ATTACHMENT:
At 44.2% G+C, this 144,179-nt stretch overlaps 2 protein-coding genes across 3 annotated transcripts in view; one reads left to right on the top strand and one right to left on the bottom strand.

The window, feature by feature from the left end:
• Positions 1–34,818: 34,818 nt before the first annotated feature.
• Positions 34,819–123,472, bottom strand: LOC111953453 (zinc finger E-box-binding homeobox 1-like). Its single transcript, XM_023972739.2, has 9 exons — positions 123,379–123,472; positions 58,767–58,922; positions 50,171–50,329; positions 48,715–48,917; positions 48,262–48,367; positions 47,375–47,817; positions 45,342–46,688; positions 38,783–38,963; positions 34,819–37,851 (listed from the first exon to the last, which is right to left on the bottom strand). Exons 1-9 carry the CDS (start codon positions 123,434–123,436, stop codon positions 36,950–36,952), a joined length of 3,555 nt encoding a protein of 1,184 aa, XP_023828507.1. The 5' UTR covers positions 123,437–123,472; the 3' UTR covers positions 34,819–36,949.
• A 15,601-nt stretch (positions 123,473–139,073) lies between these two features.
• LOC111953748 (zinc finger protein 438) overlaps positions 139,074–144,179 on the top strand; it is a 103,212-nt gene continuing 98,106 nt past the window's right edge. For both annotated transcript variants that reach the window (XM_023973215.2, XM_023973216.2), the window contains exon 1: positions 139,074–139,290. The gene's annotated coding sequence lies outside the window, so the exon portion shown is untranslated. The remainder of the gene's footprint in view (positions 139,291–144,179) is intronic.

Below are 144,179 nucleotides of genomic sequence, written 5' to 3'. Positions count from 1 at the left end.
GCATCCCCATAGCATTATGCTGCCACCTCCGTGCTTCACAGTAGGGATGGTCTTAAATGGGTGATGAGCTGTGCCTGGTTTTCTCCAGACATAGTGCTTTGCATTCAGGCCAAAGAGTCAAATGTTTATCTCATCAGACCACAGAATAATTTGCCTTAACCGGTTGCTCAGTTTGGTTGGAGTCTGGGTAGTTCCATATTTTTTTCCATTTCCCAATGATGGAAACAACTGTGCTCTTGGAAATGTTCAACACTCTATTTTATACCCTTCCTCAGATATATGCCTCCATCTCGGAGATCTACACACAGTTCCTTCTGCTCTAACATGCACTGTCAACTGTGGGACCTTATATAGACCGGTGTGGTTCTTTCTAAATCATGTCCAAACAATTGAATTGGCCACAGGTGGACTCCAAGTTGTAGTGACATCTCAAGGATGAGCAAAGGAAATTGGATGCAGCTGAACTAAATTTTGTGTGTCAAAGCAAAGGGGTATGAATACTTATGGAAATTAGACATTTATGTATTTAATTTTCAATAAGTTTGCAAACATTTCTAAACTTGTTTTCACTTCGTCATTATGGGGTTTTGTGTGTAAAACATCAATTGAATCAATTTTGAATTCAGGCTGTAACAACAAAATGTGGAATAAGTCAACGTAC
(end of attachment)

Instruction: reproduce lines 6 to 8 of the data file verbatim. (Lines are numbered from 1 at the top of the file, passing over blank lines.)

• LOC111953748 (zinc finger protein 438) overlaps positions 139,074–144,179 on the top strand; it is a 103,212-nt gene continuing 98,106 nt past the window's right edge. For both annotated transcript variants that reach the window (XM_023973215.2, XM_023973216.2), the window contains exon 1: positions 139,074–139,290. The gene's annotated coding sequence lies outside the window, so the exon portion shown is untranslated. The remainder of the gene's footprint in view (positions 139,291–144,179) is intronic.

Below are 144,179 nucleotides of genomic sequence, written 5' to 3'. Positions count from 1 at the left end.
GCATCCCCATAGCATTATGCTGCCACCTCCGTGCTTCACAGTAGGGATGGTCTTAAATGGGTGATGAGCTGTGCCTGGTTTTCTCCAGACATAGTGCTTTGCATTCAGGCCAAAGAGTCAAATGTTTATCTCATCAGACCACAGAATAATTTGCCTTAACCGGTTGCTCAGTTTGGTTGGAGTCTGGGTAGTTCCATATTTTTTTCCATTTCCCAATGATGGAAACAACTGTGCTCTTGGAAATGTTCAACACTCTATTTTATACCCTTCCTCAGATATATGCCTCCATCTCGGAGATCTACACACAGTTCCTTCTGCTCTAACATGCACTGTCAACTGTGGGACCTTATATAGACCGGTGTGGTTCTTTCTAAATCATGTCCAAACAATTGAATTGGCCACAGGTGGACTCCAAGTTGTAGTGACATCTCAAGGATGAGCAAAGGAAATTGGATGCAGCTGAACTAAATTTTGTGTGTCAAAGCAAAGGGGTATGAATACTTATGGAAATTAGACATTTATGTATTTAATTTTCAATAAGTTTGCAAACATTTCTAAACTTGTTTTCACTTCGTCATTATGGGGTTTTGTGTGTAAAACATCAATTGAATCAATTTTGAATTCAGGCTGTAACAACAAAATGTGGAATAAGTCAACGTAC